SEGH Articles

Is the Indian Sundarban and adjacent regions polluted by mercury? A case study and cross sectional view

05 June 2014
The Indian Sundarban and its adjacent regions are experiencing huge population loads in terms of domestic and industrial effluents from upstream highly urbanized Calcutta and surroundings


The Indian Sundarban comprises 40% of the largest delta formed at the confluence of Bay of Bengal by sedimentation of River Ganges and its tributaries. The region is a unique ecosystem type comprised of mangrove wetlands, tidal creeks, lowlands and mudflats. The main occupation of the coastal population is mainly farming and fishing with some others. The Indian Sundarban and its adjacent regions are experiencing huge population loads in terms of domestic and industrial effluents from upstream highly urbanized Calcutta and surroundings. The region is comparatively less explored in terms of ecological and toxicological health hazards. During the last two decades a number of studies have revealed the pollution status of this important region confirming that the region is getting contaminated by a number of pollutants. These include heavy metals, persistent organic pollutants, organotins in biotic and abiotic compartments of the ecosystem.

Mercury is among the toxic heavy metals considered as one of the priority pollutants by international agencies. Mercury has the ability to enter the food chain in the form of organo-mercury (methyl, ethyl) and biomagnify in higher trophic levels. So human corresponding to the higher trophic positions depended on fish meal for protein and Omega-3 fatty acids are at higher risk from mercury. After the incidence of Minamata, Japan raising concerns on the health impacts of mercury on biota and human beings from fish consumption on global scale. There is very little known about the mercury contamination and human exposure in Indian Sundarban which houses about 172 species of fishes and majority of the population depends fish as a major protein source. With this objective a collaborative research work was undertaken with the Centre for Environmental Geochemistry at the British Geological Survey, funded by the Commonwealth Scholarship Commission UK, to perform a case study of mercury pollution in abiotic (sediment) and biotic matrices of Indian Sundarban and adjacent regions.

The samples were collected based on the standard protocols and availability of the biota. The HgT was measured using The Total mercury analyzer (TMA, Milestone). As expected, the sediment was lowest in HgT concentration (0.008 µg g-1 to 0.056 µg g-1). The trend of HgT accumulation in biota was polychaete>fish>bivalve mollusks. Since mercury (in the form of methylmercury) bioaccumulates along the food chain, it was expected that fish would have highest values of HgT among the biota because of its higher trophic position. However, in this study trophic position was not proved to be the key factor to control HgT accumulation. Also the habitat preference (e.g., deposit feeders) could be an important factor for determining the HgT concentration in biota. However, among fishes, carnivorous species tend to accumulate high HgT than that of others. Also the diet (i.e., proportion of feed like polychaetes as food) and exposure time to mercury are important factors controlling HgT concentration. The study revealed that the HgT concentration was lower compared to other studies in the world. Although the overall concentration is low due to a number of operational factors, the highest concentration in biota (polychaete) revealed above the prescribed values, indicating further extensive studies (2014).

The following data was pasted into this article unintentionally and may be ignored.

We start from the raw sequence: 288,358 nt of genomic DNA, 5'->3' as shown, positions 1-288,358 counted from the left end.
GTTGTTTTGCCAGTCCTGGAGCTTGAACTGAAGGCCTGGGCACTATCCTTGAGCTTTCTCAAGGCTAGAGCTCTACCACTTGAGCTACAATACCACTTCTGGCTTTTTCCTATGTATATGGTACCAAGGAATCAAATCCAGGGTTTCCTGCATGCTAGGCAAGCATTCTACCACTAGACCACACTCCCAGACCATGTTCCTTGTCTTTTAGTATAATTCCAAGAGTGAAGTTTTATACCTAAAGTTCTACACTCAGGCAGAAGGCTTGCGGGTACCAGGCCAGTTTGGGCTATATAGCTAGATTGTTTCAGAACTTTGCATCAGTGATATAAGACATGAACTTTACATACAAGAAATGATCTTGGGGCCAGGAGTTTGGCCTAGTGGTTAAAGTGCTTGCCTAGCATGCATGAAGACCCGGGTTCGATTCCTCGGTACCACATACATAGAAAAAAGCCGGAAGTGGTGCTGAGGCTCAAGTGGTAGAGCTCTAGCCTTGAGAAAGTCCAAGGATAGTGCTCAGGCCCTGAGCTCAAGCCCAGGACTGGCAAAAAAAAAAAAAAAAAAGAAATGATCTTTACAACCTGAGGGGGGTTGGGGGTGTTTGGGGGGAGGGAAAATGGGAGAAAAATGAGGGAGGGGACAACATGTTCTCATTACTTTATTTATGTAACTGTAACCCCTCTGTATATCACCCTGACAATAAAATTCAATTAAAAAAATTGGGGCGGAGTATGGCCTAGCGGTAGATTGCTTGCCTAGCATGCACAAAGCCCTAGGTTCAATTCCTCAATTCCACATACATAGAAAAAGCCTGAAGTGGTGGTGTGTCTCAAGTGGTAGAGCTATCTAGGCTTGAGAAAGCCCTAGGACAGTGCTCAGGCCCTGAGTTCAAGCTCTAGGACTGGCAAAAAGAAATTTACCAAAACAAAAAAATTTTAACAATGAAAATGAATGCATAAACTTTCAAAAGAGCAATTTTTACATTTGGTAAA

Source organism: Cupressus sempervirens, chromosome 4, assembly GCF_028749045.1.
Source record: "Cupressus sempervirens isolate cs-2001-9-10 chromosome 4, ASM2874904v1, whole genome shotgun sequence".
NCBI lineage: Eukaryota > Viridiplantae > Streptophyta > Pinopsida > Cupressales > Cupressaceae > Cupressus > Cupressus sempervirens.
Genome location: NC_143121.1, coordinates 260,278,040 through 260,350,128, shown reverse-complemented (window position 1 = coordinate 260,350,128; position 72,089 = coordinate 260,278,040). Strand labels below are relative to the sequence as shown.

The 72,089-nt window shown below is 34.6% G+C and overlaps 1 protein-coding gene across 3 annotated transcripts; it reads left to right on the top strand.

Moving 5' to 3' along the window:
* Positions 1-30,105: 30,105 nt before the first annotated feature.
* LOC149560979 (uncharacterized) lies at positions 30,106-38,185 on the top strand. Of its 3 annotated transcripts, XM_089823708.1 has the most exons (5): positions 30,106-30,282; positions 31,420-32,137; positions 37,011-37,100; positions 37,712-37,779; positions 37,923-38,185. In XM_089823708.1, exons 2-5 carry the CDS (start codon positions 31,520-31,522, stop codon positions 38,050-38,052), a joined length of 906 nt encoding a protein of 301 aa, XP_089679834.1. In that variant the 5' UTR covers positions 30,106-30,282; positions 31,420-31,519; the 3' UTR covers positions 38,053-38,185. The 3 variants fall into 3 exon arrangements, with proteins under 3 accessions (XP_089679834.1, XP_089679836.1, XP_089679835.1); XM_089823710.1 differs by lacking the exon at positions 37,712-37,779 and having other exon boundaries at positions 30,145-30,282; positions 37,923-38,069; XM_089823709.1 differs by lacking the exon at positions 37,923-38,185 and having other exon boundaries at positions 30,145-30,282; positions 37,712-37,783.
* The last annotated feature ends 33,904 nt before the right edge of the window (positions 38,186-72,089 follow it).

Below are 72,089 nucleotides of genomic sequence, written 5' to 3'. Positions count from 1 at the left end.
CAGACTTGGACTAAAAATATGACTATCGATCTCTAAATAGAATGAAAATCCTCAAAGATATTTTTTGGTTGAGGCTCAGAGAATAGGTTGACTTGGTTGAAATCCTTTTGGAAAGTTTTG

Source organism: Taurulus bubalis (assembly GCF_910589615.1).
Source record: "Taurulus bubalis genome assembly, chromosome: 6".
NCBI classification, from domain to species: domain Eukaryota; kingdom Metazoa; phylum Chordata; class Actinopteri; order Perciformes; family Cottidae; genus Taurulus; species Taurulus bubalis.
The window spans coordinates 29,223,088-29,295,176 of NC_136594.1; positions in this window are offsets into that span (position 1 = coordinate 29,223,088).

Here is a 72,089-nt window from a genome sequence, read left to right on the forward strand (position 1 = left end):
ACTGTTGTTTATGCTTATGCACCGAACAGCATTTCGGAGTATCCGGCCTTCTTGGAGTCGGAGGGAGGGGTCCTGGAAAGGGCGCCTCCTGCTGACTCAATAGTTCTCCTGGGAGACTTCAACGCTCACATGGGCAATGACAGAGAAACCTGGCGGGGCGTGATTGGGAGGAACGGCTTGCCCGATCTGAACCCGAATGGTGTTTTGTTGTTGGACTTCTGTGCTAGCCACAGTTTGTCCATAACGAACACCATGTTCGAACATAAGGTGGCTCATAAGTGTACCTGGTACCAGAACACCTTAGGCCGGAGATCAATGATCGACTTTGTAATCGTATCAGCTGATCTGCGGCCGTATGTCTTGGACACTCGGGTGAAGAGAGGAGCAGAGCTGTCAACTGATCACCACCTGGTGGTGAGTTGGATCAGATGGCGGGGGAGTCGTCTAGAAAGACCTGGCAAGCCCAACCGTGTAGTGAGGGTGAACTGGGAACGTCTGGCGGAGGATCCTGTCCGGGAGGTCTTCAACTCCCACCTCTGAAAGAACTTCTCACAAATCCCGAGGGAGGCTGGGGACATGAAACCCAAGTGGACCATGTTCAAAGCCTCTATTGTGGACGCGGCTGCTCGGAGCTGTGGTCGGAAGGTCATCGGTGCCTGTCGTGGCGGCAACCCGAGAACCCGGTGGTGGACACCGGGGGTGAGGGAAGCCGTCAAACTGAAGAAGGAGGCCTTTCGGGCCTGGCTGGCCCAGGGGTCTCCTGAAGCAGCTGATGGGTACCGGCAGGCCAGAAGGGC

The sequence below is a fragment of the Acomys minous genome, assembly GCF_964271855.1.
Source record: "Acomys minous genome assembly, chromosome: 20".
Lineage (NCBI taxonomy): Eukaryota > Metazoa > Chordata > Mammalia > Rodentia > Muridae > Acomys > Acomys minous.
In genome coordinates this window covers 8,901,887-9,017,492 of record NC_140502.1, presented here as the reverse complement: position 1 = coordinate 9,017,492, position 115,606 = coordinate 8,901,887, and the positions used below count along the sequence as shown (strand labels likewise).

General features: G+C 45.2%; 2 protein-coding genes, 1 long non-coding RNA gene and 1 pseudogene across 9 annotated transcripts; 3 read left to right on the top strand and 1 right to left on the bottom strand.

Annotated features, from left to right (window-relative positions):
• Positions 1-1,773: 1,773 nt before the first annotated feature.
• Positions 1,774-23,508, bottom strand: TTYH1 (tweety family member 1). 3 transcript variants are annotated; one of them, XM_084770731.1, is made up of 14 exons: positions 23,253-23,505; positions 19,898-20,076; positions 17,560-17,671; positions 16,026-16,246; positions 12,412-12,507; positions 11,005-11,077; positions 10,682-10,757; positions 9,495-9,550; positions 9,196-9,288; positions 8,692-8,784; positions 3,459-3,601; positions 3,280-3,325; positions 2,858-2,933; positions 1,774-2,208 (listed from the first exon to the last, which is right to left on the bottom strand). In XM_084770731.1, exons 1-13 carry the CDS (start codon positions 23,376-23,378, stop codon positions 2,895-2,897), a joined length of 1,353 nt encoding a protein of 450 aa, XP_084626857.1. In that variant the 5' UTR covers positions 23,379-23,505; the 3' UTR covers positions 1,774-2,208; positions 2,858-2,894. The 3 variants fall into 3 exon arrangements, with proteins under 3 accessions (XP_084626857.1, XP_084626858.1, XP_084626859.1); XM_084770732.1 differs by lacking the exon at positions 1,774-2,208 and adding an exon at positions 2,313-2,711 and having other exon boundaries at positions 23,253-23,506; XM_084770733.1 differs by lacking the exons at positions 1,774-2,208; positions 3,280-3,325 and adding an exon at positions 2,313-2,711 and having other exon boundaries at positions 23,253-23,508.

A cross-sectional study to ascertain the human exposure of HgT was done by Chatterjee et al., (in press). In this study the authors performed a survey and analysis on the local coastal residents (Sagar Island, Sundarban, India), majority of whom are fisherfolks. The study mainly focused on the human exposure of HgT (via hair biomarker analysis) in terms of fish intake (via dietary survey). In this study, fishes showed low mercury values (0.01-0.11 µg g-1 dry weight) while hair mercury ranged from 0.25- 1.23 µg g-1 dry weight. Hair mercury concentration was highly correlated with the fish consumption frequencies. We didn’t find any influence of age, gender and occupation on the mercury levels. The concentration of HgT in scalp hair revealed baseline information on mercury exposure of fisherfolk population in Indian Sundarban. We need further study considering more participants of different socio-economic groups and diet patterns to comment on the human exposure status of mercury in this region.